Ohio University Press, 2002
"Jones tells his story with verve and insight; he is neither romantic nor didactic,
and always highly readable. His eloquent and thoughtful portrait of a society contending
with the aftermath of a prolonged period of US intervention raises issues of concern to anyone
interested in international affairs." (Nicola Miller)
Relevant Subject Areas: Media and political transition, Latin American studies, Third World social revolutions
Beyond the Barricades tells the story of Barricada, born out of the Nicaraguan Revolution as the "official organ" of the Sandinista National Liberation Front (FSLN). From its ramshackle beginnings in 1979, when production staff worked by the illumination of truck headlights and the paper was given away free, Barricada gradually began to cultivate an institutional identity separate from the leadership of the Sandinista Front. The story of the revolutionary era brings striking personalities to the fore. Prime among them are: Carlos Fernando Chamorro, son of ex-Nicaraguan President Violeta Chamorro and scion of one of Nicaragua's most influential families, who directed Barricada almost from its inception; and Sofía Montenegro, one of the most prominent feminist activists in Nicaragua, a committed but free-thinking Sandinista who spent much of the 1980s as a thorn in the side of the revolutionary regime.
In the last years of the revolutionary government, Barricada began to move towards a "de-officialized," less sectarian journalism -- a process that gathered irresistible force with the Sandinistas' election defeat in 1990. In the wake of that shocking loss, Barricada constructed a "New Editorial Profile" that ended the paper's status as FSLN official organ, and relaunched itself "in the national interest." From 1991 to 1994 Barricada practiced a dramatically different style of journalism, exhibiting the values of professionalism and a more dispassionate reporting style that had driven the autonomy project from the start.
But powerful "orthodox" factions within the Sandinista Front never reconciled themselves to Barricada's de-officialized status and their lack of direct influence over the content of the Front's newspaper. They were outraged when Carlos Fernando Chamorro and Sofía Montenegro, among others at the paper, put their signatures to a document calling for a sweeping "renovation" within the FSLN. Over time, these more orthodox factions gained control over the Front's apparatus and resources -- including Barricada, which had never ceased to be owned by the FSLN. After consolidating their power at the May 1994 party congress, the orthodox current, led by former president Daniel Ortega, staged a highly-public defenestración ("throwing out the window") of Carlos Fernando Chamorro, who had directed Barricada since 1980.
Over the ensuing three weeks, extraordinary scenes took place, as the new party-designated directorship warred openly with Barricada's remaining editorial staff, nearly all of whom were vocally opposed to the ending of the paper's independence from party-political control. Interim editor Daniel Alegría described a "constant struggle" over the daily content of the newspaper. Over these weeks, some three-quarters of all editorial staff were fired or resigned from the paper.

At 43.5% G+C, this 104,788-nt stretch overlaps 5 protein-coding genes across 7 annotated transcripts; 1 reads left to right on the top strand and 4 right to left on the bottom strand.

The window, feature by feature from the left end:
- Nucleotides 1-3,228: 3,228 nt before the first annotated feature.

The new directors of Barricada, led by former Minister of the Interior and Sandinista chief censor Tomás Borge, set about refashioning the newspaper in their more orthodox image. Barricada returned to being a not-very-subtle mobilizing tool for the FSLN. The character of its journalism underwent immediate and far-reaching changes: the paper sang the praises of Daniel Ortega and other Front leaders, and mobilized itself fervently behind the Front's 1996 national election campaign.
With the "re-officializing" of its role and content, Barricada came full circle as a newspaper -- but with a crashing lack of success in strictly market terms. Circulation slipped from about 12,000 in 1994 to about half that in 1996, and the Front's failure to retake power in 1996 meant the future of Barricada, along with other Sandinista institutions, became even shakier. Finally the paper was undone from within: its editorial and blue-collar workers struck for overdue back-wages, and Tomás Borge responded by closing the paper, bringing the daily's life to a close on a melancholy note in January 1998. (Note: in early 2000, Barricada was revived as a limited-distribution party weekly, but soon floundered.)
The introduction aims to draw the reader immediately into the Barricada story; a vivid account of the day of the "coup" against Carlos Fernando Chamorro (25 October 1994) is followed by an overview of the argument and structure of the book. The theoretical framing of the analysis in terms of "mobilizing" versus "professional" imperatives is also introduced.
An examination of the origins and evolution of Barricada under the Sandinista revolutionary regime of the 1980s. The chapter pays particular attention to Barricada's ongoing attempts to construct professional "firewalls" against the mobilizing requirements of its FSLN sponsor. It includes numerous anecdotal accounts of conflicts with party leaders, and other examples of the professional quandaries of revolutionary journalism.
The Vanguard's Vanguard
The FSLN and Barricada: Norming the Material Relationship